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Do you want more lucid dreams?
ELI Company, headed up by Mr Pawel Herchel, are marketing the ‘REM-Dreamer’ as a ‘lucid dream induction device’ and claim that using this mask, alongside a supplement called galantamine, will increase the chances of having a lucid dream.
Now, if you want to buy a sleep mask that has flashing lights and bleeps at you all night for €147 (or you can go pro for €170!), then by all means go for it. Personally, I enjoy my sleep far too much to interrupt it with a mini light show, but what worries me is that the company is recommending that people take an expensive pharmacological supplement regularly to increase the chance of this machine working.
Galantamine is a short-acting anti-acetycholinesterase that is commonly prescribed as a treatment in the early-stages of Alzheimer’s disease. I emailed Mr Herchel and asked what evidence he had for saying that galantamine increases the chance of lucid dreaming by five. Mr Herchel’s reply was short, sweet and not particularly helpful; ‘I don’t have any evidence. You must trust me. Both REM-Dreamer and galantamine really work.’
I also mentioned my concerns about recommending that people take galantamine twice a week and the fact that the only safety information is a link to drugs.com and an excerpt from the ‘Lucid Dreaming Supplements Guide’ in which the author helpfully tells you to remember ‘that it is only a dream, and enjoy the ride’ if you are unfortunate enough to experience sleep paralysis. Mr Herchel did not address these concerns.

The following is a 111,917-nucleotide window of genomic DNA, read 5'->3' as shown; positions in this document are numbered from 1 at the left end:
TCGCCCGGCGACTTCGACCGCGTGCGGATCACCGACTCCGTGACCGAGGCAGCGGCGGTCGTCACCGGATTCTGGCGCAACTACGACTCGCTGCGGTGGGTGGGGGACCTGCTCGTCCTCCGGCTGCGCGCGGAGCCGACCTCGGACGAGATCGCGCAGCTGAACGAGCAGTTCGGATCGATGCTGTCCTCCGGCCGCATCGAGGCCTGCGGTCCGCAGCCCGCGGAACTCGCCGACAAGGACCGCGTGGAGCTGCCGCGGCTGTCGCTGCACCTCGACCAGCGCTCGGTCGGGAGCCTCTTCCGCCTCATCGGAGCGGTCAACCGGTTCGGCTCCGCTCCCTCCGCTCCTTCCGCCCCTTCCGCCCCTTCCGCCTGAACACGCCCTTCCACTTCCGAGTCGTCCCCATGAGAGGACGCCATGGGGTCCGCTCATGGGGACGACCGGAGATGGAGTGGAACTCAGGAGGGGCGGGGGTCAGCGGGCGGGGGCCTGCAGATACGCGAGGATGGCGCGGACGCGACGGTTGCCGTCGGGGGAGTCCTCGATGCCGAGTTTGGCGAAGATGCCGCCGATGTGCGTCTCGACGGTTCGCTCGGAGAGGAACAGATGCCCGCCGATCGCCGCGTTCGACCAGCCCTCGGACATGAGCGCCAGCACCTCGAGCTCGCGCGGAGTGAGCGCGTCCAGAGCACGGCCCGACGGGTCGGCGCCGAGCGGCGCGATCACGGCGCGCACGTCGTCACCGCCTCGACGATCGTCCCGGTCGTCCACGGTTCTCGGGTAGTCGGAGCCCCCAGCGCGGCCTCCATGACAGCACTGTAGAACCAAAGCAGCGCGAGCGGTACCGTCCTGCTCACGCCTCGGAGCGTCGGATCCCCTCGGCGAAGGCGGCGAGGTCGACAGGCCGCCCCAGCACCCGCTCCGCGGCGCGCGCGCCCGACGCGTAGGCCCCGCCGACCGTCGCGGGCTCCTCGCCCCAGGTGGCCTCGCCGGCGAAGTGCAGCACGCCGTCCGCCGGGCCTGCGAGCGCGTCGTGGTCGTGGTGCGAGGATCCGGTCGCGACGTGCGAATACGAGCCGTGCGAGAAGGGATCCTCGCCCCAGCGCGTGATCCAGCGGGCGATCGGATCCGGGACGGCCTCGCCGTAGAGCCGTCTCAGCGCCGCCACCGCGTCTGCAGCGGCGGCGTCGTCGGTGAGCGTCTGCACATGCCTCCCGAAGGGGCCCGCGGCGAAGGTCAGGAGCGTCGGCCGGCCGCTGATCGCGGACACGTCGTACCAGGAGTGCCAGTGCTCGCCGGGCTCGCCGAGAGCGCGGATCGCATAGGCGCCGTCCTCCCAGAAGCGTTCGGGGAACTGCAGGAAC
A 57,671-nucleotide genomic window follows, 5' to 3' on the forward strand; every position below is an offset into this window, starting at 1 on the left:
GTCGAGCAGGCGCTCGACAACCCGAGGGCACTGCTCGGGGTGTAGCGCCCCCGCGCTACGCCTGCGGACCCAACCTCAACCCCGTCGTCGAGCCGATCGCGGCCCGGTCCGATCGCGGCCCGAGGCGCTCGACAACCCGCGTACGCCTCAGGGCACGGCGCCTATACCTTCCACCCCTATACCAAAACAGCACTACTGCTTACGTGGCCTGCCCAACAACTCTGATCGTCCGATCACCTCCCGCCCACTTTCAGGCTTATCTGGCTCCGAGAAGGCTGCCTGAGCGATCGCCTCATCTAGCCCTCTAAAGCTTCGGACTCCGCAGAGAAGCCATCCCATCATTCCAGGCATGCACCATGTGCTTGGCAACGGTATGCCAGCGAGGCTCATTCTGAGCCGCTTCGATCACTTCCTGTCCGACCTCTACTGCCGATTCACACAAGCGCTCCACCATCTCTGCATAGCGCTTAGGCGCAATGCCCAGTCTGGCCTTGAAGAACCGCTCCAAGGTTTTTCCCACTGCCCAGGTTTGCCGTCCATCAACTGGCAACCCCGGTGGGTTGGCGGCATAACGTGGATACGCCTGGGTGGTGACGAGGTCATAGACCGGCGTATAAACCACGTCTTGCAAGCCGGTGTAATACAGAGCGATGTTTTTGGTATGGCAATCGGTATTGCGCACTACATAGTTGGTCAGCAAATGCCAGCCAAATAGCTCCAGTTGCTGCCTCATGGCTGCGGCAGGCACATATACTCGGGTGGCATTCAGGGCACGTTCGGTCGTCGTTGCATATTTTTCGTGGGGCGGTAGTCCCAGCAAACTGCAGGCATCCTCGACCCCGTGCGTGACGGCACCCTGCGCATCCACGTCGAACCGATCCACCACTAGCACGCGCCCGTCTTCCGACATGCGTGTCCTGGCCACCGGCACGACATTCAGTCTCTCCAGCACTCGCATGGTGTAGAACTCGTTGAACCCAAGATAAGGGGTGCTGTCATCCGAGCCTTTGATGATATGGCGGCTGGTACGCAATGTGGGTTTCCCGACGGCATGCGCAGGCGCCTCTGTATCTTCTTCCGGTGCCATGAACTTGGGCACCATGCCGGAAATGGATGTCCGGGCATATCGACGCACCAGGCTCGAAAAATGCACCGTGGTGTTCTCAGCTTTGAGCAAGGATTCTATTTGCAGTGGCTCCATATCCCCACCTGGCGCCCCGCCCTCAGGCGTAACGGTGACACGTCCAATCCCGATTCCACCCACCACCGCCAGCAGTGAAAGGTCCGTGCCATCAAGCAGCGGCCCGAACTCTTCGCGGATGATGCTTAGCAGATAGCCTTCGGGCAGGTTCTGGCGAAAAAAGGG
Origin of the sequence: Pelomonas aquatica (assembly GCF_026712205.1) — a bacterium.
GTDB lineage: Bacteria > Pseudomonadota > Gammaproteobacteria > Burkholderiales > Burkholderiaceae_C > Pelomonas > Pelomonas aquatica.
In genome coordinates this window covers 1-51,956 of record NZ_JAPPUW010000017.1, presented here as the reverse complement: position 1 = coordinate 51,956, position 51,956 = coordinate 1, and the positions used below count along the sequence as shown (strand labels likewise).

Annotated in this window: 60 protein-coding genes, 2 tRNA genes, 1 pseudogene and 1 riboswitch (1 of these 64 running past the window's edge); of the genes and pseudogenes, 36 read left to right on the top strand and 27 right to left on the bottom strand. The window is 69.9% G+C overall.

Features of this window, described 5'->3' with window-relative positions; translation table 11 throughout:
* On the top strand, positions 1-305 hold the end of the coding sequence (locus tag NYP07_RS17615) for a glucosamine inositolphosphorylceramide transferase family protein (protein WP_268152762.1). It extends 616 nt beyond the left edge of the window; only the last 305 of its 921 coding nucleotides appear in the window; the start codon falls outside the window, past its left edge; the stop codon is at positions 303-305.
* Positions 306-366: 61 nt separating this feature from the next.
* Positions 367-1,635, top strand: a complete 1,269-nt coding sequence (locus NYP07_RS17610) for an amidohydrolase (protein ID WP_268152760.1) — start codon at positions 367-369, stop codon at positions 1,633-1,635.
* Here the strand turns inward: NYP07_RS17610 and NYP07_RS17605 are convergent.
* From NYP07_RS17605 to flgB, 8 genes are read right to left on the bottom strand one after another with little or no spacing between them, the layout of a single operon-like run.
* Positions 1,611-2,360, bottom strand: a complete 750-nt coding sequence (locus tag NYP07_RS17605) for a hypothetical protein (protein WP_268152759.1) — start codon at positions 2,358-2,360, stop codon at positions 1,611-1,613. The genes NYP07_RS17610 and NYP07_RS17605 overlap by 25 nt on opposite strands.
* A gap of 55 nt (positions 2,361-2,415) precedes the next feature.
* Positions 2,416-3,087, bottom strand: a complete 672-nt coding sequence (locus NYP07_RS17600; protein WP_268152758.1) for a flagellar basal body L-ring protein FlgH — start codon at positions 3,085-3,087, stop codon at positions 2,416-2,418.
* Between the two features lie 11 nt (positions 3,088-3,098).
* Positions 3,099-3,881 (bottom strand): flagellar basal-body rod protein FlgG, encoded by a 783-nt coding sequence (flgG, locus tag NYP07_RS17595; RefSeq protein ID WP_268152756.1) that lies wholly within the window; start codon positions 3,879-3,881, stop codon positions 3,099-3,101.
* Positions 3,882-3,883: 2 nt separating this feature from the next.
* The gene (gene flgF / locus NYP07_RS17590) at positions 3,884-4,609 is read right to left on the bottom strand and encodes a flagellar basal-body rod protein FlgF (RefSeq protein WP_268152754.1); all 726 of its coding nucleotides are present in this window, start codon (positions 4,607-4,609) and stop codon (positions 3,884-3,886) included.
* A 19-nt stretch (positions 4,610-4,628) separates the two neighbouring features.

So I did a bit of digging of my own about the safety of this drug. A paper published this year in the Journal of Psychopharmacology (Biard et al. 2015) has studied the effects of galantamine on healthy females with no history of mental health problems. The researchers specifically use galantamine to mimic ‘sleep patterns commonly seen in major depressive disorder’. The study found that galantamine significantly disrupts sleep and also increases the ‘unpleasantness’ of dreams, although the authors do note that galantamine increases lucid dreaming.
So it does seem that there is some scientific evidence that galantamine does increase the chance for lucid dreaming, however Mr Heschel did not think to refer me to this easily found information, which makes me further question the ‘science’ behind his product and the regard he has for drug-safety. REM-Dreamer is selling supplements over the internet with no information regarding their manufacture, purity or source and promoting the drug without having researched the detrimental effects it could have on individuals who may have existing mental health problems.
This Ask for Evidence story was written by Jessica Taylor, an Ask for Evidence Ambassador